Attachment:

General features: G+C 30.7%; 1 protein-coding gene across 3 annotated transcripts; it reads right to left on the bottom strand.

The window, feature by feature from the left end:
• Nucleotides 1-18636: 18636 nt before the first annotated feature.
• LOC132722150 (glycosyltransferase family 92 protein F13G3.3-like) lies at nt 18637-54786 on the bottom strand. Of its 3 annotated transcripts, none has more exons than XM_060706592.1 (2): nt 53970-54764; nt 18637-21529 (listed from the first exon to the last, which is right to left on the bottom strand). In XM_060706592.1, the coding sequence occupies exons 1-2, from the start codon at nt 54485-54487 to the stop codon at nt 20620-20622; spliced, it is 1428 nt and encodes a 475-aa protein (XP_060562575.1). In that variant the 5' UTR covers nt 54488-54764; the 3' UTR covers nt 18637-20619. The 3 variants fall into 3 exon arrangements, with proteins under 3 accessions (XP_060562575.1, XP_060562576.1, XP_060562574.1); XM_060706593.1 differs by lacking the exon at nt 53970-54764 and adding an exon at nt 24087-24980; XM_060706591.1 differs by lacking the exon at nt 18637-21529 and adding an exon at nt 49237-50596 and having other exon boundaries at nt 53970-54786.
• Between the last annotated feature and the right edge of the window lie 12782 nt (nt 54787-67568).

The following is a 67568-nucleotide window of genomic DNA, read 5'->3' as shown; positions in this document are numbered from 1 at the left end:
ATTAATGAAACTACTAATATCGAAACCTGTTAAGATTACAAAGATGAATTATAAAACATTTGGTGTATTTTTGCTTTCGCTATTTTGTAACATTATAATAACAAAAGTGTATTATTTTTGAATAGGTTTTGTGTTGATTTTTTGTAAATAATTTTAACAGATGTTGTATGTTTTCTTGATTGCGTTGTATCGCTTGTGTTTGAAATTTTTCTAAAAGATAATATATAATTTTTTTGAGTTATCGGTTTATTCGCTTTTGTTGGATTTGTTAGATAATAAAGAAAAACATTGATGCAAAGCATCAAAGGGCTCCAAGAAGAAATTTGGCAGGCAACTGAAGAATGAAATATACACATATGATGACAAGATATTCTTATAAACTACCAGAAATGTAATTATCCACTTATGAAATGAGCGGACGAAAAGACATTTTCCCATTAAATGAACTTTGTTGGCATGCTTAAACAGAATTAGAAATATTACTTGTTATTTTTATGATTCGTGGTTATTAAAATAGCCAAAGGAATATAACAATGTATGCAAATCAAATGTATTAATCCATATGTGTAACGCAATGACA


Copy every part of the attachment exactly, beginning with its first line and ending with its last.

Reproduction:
General features: G+C 30.7%; 1 protein-coding gene across 3 annotated transcripts; it reads right to left on the bottom strand.

The window, feature by feature from the left end:
• Nucleotides 1-18636: 18636 nt before the first annotated feature.
• LOC132722150 (glycosyltransferase family 92 protein F13G3.3-like) lies at nt 18637-54786 on the bottom strand. Of its 3 annotated transcripts, none has more exons than XM_060706592.1 (2): nt 53970-54764; nt 18637-21529 (listed from the first exon to the last, which is right to left on the bottom strand). In XM_060706592.1, the coding sequence occupies exons 1-2, from the start codon at nt 54485-54487 to the stop codon at nt 20620-20622; spliced, it is 1428 nt and encodes a 475-aa protein (XP_060562575.1). In that variant the 5' UTR covers nt 54488-54764; the 3' UTR covers nt 18637-20619. The 3 variants fall into 3 exon arrangements, with proteins under 3 accessions (XP_060562575.1, XP_060562576.1, XP_060562574.1); XM_060706593.1 differs by lacking the exon at nt 53970-54764 and adding an exon at nt 24087-24980; XM_060706591.1 differs by lacking the exon at nt 18637-21529 and adding an exon at nt 49237-50596 and having other exon boundaries at nt 53970-54786.
• Between the last annotated feature and the right edge of the window lie 12782 nt (nt 54787-67568).

The following is a 67568-nucleotide window of genomic DNA, read 5'->3' as shown; positions in this document are numbered from 1 at the left end:
ATTAATGAAACTACTAATATCGAAACCTGTTAAGATTACAAAGATGAATTATAAAACATTTGGTGTATTTTTGCTTTCGCTATTTTGTAACATTATAATAACAAAAGTGTATTATTTTTGAATAGGTTTTGTGTTGATTTTTTGTAAATAATTTTAACAGATGTTGTATGTTTTCTTGATTGCGTTGTATCGCTTGTGTTTGAAATTTTTCTAAAAGATAATATATAATTTTTTTGAGTTATCGGTTTATTCGCTTTTGTTGGATTTGTTAGATAATAAAGAAAAACATTGATGCAAAGCATCAAAGGGCTCCAAGAAGAAATTTGGCAGGCAACTGAAGAATGAAATATACACATATGATGACAAGATATTCTTATAAACTACCAGAAATGTAATTATCCACTTATGAAATGAGCGGACGAAAAGACATTTTCCCATTAAATGAACTTTGTTGGCATGCTTAAACAGAATTAGAAATATTACTTGTTATTTTTATGATTCGTGGTTATTAAAATAGCCAAAGGAATATAACAATGTATGCAAATCAAATGTATTAATCCATATGTGTAACGCAATGACA